Identification of ontology concepts in clinical narrative text enables the creation of phenotype profiles that can be associated with clinical entities, such as patients or drugs. Constructing patient phenotype profiles using formal ontologies enables their analysis via semantic similarity, in turn enabling the use of background knowledge in clustering or classification analyses. However, traditional semantic similarity approaches collapse complex relationships between patient phenotypes into a unitary similarity scores for each pair of patients. Moreover, single scores may be based only on matching terms with the greatest information content (IC), ignoring other dimensions of patient similarity. This process necessarily leads to a loss of information in the resulting representation of patient similarity, and is especially apparent when using very large text-derived and highly multi-morbid phenotype profiles. Moreover, it renders finding a biological explanation for similarity very difficult; the black box problem. In this article, we explore the generation of multiple semantic similarity scores for patients based on different facets of their phenotypic manifestation, which we define through different sub-graphs in the Human Phenotype Ontology. We further present a new methodology for deriving sets of qualitative class descriptions for groups of entities described by ontology terms. Leveraging this strategy to obtain meaningful explanations for our semantic clusters alongside other evaluation techniques, we show that semantic clustering with ontology-derived facets enables the representation, and thus identification of, clinically relevant phenotype relationships not easily recoverable using overall clustering alone. In this way, we demonstrate the potential of faceted semantic clustering for gaining a deeper and more nuanced understanding of text-derived patient phenotypes.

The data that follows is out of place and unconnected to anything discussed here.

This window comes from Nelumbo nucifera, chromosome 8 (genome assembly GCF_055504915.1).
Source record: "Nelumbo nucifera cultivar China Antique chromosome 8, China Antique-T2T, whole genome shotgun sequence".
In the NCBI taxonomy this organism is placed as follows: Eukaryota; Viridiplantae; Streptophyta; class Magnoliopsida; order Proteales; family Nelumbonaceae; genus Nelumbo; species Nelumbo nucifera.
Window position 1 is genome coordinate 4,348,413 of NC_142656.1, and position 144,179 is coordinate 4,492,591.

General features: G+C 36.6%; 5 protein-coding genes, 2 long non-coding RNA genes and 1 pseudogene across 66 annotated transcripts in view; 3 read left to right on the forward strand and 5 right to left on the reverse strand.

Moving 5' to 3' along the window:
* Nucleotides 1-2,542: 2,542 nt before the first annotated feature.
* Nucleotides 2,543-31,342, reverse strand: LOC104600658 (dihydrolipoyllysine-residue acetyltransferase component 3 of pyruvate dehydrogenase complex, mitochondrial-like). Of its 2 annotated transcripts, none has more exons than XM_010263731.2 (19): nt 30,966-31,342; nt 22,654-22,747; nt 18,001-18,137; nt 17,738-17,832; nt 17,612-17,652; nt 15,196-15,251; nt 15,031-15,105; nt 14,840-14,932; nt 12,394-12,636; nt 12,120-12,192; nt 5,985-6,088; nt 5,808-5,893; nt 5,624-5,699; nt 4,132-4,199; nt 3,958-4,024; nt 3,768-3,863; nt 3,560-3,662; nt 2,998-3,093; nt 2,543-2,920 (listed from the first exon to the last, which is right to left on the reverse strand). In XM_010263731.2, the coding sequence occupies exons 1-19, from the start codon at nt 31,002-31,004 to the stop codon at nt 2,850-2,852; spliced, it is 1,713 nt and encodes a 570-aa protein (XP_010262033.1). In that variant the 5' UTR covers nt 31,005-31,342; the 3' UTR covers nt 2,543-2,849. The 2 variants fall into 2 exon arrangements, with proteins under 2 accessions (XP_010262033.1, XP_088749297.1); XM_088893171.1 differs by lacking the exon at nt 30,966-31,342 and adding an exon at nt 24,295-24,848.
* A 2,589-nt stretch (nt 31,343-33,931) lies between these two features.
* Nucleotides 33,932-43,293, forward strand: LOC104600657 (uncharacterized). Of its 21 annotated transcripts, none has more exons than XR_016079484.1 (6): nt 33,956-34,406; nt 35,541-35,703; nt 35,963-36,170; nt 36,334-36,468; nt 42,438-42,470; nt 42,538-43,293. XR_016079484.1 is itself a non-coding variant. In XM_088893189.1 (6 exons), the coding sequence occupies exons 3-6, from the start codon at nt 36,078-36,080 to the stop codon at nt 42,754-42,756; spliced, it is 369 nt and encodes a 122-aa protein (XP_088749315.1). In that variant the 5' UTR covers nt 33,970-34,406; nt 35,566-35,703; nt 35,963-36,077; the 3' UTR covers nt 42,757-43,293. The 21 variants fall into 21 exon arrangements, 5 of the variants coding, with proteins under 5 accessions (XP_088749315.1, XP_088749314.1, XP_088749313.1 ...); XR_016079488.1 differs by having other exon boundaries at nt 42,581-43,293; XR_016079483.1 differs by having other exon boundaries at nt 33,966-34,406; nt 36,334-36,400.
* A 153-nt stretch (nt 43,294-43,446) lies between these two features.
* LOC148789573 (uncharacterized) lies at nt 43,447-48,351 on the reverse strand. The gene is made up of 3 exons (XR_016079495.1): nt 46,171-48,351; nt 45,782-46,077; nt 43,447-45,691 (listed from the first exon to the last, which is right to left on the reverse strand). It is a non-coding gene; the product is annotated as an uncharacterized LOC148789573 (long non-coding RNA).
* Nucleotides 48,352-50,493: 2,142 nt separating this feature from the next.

ASJC Scopus subject areas
- Health Informatics
- Computer Science Applications